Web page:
Zuma 'schools' EFF MPs on Nkandla
On Thursday President Jacob Zuma had to again address the question of his homestead Nkandla and the Marikana report in the National Council of Provinces (NCOP) in Parliament.
With opposition parties demanding the release of the Marikana report and accusing the president of dodging the issue and hiding the report, and Zuma calling mumbling MPs disrespectful, he used the last question in the NCOP to “help the Economic Freedom Fighters understand about Nkandla”.
Answering a question from EFF MP Dr Younus Cassim Vawda, who sneaked in a reference to Zuma’s Nkandla homestead and asked when he would be addressing the public’s concerns about it, the president said the EFF had something in their heads about Nkandla, and he wanted to “school them” about it.
“Shame bandla. Nkandla has been investigated by three agencies.
There was a government task team that investigated Nkandla, there was SIU, and public protector.
With regards to the public protector, she made specific recommendations and submitted the report in Parliament.
“The involvement of government in me building my house and the security features is government policy and there are departments responsible for that. And that’s what they did. And no one has found that they did anything wrong.”
Misunderstanding of report
The president said the EFF had jumped the gun in shouting “Pay back the Money” and they did not understand that the public protectors’ findings were not judgments.
“The public protector said this president and his family might have benefited unduly and may have to pay back the money. But that will be determined by the minister of police in consultation with the minister of finance. The minister of police has indicated that he is ready to respond and make the determination.
“The problem that has been bugging the EFF is jumping the gun. They say you should pay back the money, their understanding is that there is a judgment that Zuma must pay back the money and there is nothing like that.
“That is going to be determined by the process and it is the minister of police who is going to say the final word,” Zuma said, shouting at EFF MPs for not listening to his response, finishing off with slang “hololo”.
NCOP chairperson Thandi Modise had to often shout during the two and a half hour sitting, constantly asking EFF MPs Emmanuel Mtileni and Leigh-Ann Mathys to sit down when they rose to speak without being recognised.
Asked by United Democratic Movement’s Lenox Gaehler whether he would make the Farlam Commission of Inquiry into the shooting at Marikana available to the public, Zuma said he was still reading it and would make determinations later.
“I received the report of the Farlam Commission of Enquiry on the March 31 2015 and also received a briefing from Judge Ian Farlam subsequent to the delivery of the report. This is an important report, which needs careful consideration so that the findings and the recommendations can be used to ensure that such an incident does not happen again in our country.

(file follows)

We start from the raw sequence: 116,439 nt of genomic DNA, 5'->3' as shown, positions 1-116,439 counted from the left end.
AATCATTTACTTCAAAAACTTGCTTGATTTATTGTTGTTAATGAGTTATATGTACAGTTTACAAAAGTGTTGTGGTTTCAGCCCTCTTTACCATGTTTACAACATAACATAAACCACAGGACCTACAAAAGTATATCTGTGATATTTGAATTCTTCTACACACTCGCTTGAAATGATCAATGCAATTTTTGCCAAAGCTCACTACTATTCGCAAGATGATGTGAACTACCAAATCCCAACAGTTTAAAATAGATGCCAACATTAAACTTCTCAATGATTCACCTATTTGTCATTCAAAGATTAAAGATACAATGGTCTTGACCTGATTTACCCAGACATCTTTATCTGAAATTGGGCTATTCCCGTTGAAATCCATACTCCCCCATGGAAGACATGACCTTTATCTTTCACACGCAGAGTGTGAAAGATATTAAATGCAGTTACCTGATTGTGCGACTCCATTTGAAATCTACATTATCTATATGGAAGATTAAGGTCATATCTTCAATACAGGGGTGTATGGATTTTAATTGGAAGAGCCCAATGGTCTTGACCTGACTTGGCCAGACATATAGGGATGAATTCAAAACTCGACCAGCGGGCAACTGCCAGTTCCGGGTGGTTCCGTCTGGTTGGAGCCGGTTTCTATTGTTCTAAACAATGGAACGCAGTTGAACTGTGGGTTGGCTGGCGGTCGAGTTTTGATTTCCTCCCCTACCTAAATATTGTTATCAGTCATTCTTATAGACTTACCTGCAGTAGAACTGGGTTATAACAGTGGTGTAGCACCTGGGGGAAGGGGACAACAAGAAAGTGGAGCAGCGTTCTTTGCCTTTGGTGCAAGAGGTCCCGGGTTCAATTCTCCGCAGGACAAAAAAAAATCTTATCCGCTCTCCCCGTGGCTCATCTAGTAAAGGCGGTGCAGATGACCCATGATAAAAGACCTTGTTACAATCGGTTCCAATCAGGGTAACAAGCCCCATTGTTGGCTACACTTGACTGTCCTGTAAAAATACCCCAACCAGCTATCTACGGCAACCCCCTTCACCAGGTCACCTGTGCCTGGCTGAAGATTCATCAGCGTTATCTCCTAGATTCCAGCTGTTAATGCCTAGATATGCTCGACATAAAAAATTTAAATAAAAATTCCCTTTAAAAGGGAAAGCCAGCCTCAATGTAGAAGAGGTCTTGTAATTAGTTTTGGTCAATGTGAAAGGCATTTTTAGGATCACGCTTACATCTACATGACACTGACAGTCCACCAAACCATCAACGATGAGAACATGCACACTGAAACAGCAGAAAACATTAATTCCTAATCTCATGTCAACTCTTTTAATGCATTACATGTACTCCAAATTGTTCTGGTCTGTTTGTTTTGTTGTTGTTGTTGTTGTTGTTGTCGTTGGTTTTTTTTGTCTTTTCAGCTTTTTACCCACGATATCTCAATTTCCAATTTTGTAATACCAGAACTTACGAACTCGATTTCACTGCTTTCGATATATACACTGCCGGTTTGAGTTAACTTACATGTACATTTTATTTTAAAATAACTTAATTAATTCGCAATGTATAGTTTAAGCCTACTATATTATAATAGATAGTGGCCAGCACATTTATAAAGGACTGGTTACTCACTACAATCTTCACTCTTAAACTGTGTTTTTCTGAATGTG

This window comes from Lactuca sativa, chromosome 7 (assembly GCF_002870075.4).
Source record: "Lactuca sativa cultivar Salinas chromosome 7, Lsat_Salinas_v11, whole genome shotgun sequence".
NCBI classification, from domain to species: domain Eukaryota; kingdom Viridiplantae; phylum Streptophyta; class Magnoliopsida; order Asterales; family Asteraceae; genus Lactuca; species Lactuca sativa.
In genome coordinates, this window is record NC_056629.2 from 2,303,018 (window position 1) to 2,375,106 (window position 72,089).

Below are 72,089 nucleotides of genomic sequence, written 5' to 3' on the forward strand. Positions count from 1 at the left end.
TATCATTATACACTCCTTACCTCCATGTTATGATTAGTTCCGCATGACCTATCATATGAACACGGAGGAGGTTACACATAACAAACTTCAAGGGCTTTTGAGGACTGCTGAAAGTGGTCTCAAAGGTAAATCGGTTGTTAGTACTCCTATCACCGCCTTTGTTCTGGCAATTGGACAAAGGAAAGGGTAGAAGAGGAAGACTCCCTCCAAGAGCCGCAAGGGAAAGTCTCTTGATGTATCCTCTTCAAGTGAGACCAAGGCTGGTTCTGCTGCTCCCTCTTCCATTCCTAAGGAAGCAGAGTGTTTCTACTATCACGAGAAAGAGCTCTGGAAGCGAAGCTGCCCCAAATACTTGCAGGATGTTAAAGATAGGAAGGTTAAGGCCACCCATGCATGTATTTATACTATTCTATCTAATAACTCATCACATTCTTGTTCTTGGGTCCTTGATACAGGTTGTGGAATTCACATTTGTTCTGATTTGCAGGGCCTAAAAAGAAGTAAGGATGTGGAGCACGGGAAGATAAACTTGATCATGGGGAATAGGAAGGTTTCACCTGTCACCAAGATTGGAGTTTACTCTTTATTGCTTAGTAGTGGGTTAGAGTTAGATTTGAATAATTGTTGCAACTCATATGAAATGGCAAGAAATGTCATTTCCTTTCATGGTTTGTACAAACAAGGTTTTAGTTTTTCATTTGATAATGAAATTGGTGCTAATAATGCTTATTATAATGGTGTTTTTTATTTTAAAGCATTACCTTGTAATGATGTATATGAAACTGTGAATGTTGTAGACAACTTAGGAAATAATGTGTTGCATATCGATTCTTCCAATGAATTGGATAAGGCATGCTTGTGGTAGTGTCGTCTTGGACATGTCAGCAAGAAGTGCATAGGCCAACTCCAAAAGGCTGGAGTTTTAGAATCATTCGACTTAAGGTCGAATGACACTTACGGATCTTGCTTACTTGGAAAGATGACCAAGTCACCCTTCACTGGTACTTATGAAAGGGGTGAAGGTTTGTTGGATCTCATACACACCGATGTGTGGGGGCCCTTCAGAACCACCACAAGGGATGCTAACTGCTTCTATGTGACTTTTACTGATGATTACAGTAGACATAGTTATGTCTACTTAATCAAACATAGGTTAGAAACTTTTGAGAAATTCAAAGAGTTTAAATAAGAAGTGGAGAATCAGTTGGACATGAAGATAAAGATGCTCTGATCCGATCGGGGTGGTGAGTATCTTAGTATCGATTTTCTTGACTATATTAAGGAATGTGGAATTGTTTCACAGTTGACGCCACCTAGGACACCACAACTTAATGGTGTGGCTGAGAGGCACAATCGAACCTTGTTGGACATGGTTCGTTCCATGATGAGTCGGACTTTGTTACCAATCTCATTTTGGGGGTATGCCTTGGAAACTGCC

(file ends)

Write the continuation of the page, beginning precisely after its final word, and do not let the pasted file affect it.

Zuma said: “The report will be released to the public as soon as I have completed processing the findings and recommendations.” He used the same response to each follow up question on the matter, which led to opposition MPs accusing him of hiding and dodging the matter.
The plight of foreigners in the country also took centre stage as the president answered questions in the NCOP, with newly sworn in EFF MP Mokgosi Nkagisang saying it was Zuma’s son who made calls for foreigners to leave the country.
“It was you, who after the brutal murder of Emmanuel Sithole, claimed he was not in the country legally, inferring that perhaps it is ok to murder those who are in the country illegally. At your instructions, our armed forces are playing big brother to other African countries.
“As a leader who may have protected those who made these inflammatory remarks, when are you going to take personal responsibility for the violence that has ensured and personally apologise to South Africans and the rest of the African continent for your misguided views,” she said in her maiden speech.
Zuma said his son was a man who had his own views.
“It is not me who made the statement. It is Mziwoxolo Edward, and if he [EFF MP] wants to write and get a response, he can write to Edward. Why are you asking me, and not another youth? It is not my view,” Zuma said, constantly referring to the female EFF MP as a male.
On what steps he was taking to repair the relations with the neighbouring Southern African Development Community countries and restore South Africa’s reputation internationally, Zuma said South Africa provided “a report to the SADC region on the steps it had taken as a means of bringing an end to attacks against fellow Africans and other foreign nationals living in South Africa”.